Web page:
TOM: Are you part of that class action suit that was over hardboard siding?
JAKE: Wasn't even aware of it. (Leslie chuckles)
TOM: Yeah, they're actually - a lot of that hardboard siding was involved in a class action suit because it was - the problem with the stuff - it wasn't - not terribly bad stuff; it's just hard to install. And typically, if it got overnailed you would break through the surface of it and then it would swell up and sort of rot out on you.
JAKE: Yeah, that and the ends. The ends are real susceptible to ...
TOM: And so is that what's happening to you?
JAKE: Yeah, and actually what's funny is it was put on right but the wind sometimes, in certain locations, seems like it can get underneath it and get water underneath it.
JAKE: Because it's kind of stained. You'll see like a drip from the back where it's actually staining the painted board from the backside. So, it's time.
TOM: So how can we help you?
JAKE: I wanted to get your best recommendation on what to use. It's a two-story colonial and so I wanted to go with a [lap type] (ph) siding.
JAKE: And I know they've got the hardy plank out there and I guess there's some other composite type boards that are available on (inaudible).
TOM: Yeah, actually I'm residing a building right now and using hardy plank and I really like that stuff. And they have a version of it that's painted at the factory that's got like a 10-year warranty on it. So I like hardy plank because it's nonorganic, it's not going to rot and it's also very durable and very tough. I mean it's basically concrete siding is what it is. And now, with it being prefinished, you know you don't have to worry about painting it.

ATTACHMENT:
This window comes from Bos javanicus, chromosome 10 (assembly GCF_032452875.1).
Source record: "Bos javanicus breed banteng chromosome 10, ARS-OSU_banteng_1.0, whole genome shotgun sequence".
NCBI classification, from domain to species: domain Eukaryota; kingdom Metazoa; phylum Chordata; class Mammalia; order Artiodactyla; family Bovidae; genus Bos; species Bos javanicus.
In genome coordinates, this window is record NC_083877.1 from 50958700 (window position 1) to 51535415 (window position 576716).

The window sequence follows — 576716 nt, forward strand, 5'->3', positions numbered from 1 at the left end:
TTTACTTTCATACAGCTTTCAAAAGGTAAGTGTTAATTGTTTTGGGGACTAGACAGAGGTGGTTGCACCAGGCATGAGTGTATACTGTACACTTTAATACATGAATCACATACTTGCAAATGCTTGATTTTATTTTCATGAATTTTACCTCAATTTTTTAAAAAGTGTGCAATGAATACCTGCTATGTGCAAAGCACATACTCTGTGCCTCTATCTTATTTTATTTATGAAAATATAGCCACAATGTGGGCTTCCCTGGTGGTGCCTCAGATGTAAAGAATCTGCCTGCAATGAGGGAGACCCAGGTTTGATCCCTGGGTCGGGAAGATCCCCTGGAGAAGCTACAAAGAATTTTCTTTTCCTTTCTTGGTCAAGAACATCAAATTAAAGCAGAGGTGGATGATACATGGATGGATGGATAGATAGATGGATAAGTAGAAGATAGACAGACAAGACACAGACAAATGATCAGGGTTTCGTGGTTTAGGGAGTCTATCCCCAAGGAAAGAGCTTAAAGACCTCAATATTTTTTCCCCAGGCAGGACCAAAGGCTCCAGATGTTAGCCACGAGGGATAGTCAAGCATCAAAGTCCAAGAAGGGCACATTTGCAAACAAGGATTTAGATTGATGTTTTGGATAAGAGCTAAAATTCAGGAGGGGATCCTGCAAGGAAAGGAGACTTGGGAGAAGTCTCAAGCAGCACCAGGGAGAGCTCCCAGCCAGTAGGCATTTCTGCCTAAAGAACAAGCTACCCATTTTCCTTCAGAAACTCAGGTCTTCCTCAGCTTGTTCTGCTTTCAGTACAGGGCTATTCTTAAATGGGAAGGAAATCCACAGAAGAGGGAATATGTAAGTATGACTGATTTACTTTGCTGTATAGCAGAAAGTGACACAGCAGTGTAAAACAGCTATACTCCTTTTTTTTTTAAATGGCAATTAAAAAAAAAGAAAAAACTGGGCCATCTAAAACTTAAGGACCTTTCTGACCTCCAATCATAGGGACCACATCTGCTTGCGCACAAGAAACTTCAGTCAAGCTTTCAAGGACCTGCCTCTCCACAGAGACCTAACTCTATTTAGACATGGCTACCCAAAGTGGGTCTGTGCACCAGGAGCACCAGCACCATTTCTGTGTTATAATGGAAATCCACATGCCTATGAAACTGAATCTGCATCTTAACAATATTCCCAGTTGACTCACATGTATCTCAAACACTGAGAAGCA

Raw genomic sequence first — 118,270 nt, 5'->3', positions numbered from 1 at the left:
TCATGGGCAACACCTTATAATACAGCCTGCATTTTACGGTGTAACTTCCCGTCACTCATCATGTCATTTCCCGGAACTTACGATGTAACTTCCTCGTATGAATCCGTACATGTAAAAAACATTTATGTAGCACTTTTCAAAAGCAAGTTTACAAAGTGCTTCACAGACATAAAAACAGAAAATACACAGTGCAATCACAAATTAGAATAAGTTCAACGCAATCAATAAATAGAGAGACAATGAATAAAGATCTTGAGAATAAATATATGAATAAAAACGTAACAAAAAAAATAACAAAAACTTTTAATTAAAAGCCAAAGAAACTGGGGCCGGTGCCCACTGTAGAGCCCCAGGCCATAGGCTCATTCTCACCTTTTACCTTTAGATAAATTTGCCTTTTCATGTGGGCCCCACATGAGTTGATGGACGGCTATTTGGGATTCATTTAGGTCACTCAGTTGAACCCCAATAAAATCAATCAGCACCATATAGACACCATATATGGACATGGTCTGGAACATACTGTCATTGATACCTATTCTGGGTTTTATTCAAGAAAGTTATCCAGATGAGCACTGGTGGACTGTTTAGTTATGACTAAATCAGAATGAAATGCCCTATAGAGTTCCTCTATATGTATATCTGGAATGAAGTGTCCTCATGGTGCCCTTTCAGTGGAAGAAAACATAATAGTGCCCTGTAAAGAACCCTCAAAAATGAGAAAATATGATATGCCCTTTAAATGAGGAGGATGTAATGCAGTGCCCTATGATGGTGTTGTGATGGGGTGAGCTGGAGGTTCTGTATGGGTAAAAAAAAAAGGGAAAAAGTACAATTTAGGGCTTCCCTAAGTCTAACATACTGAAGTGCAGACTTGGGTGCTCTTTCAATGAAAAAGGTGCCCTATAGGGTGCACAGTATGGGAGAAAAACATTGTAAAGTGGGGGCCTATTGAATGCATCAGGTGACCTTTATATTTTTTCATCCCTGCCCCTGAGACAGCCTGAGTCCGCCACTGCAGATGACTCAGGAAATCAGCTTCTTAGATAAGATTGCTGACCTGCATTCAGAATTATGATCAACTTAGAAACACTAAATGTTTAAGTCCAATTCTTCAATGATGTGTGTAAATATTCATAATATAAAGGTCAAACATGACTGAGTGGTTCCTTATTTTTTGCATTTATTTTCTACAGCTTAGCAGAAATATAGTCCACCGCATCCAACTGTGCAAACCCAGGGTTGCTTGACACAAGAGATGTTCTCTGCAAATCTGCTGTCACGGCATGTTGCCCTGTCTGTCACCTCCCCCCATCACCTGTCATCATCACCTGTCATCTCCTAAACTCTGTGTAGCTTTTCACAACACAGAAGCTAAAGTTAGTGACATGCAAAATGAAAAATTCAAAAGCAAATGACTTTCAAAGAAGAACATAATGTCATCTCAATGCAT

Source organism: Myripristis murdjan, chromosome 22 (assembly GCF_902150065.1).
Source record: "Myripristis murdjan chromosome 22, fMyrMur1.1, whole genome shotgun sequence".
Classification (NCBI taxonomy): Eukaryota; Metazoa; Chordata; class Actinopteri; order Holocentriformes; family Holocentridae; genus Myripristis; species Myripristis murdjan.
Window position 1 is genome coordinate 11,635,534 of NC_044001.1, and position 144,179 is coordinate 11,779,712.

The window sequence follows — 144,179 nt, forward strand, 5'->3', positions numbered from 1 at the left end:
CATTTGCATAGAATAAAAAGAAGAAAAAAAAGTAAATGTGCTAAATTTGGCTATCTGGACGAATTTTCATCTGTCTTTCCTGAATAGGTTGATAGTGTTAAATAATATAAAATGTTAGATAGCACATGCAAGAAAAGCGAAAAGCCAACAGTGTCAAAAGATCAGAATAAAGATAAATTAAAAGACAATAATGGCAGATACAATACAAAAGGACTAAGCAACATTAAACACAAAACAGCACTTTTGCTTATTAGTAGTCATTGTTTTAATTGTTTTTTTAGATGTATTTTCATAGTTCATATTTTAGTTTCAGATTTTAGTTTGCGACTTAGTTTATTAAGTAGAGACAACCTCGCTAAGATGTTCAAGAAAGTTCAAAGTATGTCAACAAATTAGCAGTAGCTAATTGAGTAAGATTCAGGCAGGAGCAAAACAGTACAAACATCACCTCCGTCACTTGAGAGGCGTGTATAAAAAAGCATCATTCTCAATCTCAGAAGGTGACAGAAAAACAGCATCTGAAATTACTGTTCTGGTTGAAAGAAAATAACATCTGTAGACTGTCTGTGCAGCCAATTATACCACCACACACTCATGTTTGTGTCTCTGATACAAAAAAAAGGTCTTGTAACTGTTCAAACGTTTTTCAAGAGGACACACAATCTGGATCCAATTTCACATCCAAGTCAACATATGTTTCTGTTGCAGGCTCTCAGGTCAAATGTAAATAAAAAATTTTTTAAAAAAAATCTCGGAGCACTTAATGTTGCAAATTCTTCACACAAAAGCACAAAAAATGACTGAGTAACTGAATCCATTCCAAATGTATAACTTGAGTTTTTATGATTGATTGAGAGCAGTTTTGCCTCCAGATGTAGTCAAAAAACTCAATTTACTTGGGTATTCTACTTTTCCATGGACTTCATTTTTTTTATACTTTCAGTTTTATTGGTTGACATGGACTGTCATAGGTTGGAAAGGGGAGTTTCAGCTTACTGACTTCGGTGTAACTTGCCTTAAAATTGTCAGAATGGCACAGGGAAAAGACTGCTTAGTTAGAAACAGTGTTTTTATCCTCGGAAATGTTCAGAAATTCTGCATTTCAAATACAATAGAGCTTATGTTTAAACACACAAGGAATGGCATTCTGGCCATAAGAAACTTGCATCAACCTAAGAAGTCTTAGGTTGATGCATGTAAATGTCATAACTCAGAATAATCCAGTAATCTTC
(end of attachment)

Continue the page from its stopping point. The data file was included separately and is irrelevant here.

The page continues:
JAKE: Is that difficult for an amateur to apply?
TOM: No, it's not terribly difficult if you can do basic carpentry work. It's installed like any other type of carpentry and you'll have to decide whether or not you want to pull off the old siding. I generally recommend that you pull off old clapboard because you have a better, flatter surface to work from.
LESLIE: Well, and especially since this one is so deteriorated underneath.
LESLIE: You wouldn't want it to compromise the integrity of the new siding.
TOM: Yeah, this way you can reflash everything as well.
JAKE: The cuts, I guess, are a little more difficult on the ends and that kind of thing with the hardy plank. I didn't know if there's a specific tool for that or ...